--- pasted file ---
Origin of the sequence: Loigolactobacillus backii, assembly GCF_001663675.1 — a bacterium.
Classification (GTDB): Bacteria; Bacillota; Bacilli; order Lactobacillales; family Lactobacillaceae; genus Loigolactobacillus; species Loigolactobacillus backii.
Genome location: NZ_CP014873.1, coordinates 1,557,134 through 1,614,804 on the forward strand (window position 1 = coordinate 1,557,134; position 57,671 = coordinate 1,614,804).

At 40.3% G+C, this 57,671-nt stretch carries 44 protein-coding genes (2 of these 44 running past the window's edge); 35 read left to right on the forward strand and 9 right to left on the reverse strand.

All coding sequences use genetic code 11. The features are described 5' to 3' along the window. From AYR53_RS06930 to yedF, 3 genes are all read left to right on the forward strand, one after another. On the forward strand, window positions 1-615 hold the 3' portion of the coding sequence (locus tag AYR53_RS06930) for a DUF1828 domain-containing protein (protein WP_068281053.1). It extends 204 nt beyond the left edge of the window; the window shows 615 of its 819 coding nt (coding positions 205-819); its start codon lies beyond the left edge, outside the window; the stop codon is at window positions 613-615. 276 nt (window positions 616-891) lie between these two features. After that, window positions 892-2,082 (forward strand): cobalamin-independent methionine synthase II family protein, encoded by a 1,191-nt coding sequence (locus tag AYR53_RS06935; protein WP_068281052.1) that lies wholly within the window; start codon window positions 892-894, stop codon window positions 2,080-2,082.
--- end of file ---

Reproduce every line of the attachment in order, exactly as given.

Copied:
Origin of the sequence: Loigolactobacillus backii, assembly GCF_001663675.1 — a bacterium.
Classification (GTDB): Bacteria; Bacillota; Bacilli; order Lactobacillales; family Lactobacillaceae; genus Loigolactobacillus; species Loigolactobacillus backii.
Genome location: NZ_CP014873.1, coordinates 1,557,134 through 1,614,804 on the forward strand (window position 1 = coordinate 1,557,134; position 57,671 = coordinate 1,614,804).

At 40.3% G+C, this 57,671-nt stretch carries 44 protein-coding genes (2 of these 44 running past the window's edge); 35 read left to right on the forward strand and 9 right to left on the reverse strand.

All coding sequences use genetic code 11. The features are described 5' to 3' along the window. From AYR53_RS06930 to yedF, 3 genes are all read left to right on the forward strand, one after another. On the forward strand, window positions 1-615 hold the 3' portion of the coding sequence (locus tag AYR53_RS06930) for a DUF1828 domain-containing protein (protein WP_068281053.1). It extends 204 nt beyond the left edge of the window; the window shows 615 of its 819 coding nt (coding positions 205-819); its start codon lies beyond the left edge, outside the window; the stop codon is at window positions 613-615. 276 nt (window positions 616-891) lie between these two features. After that, window positions 892-2,082 (forward strand): cobalamin-independent methionine synthase II family protein, encoded by a 1,191-nt coding sequence (locus tag AYR53_RS06935; protein WP_068281052.1) that lies wholly within the window; start codon window positions 892-894, stop codon window positions 2,080-2,082.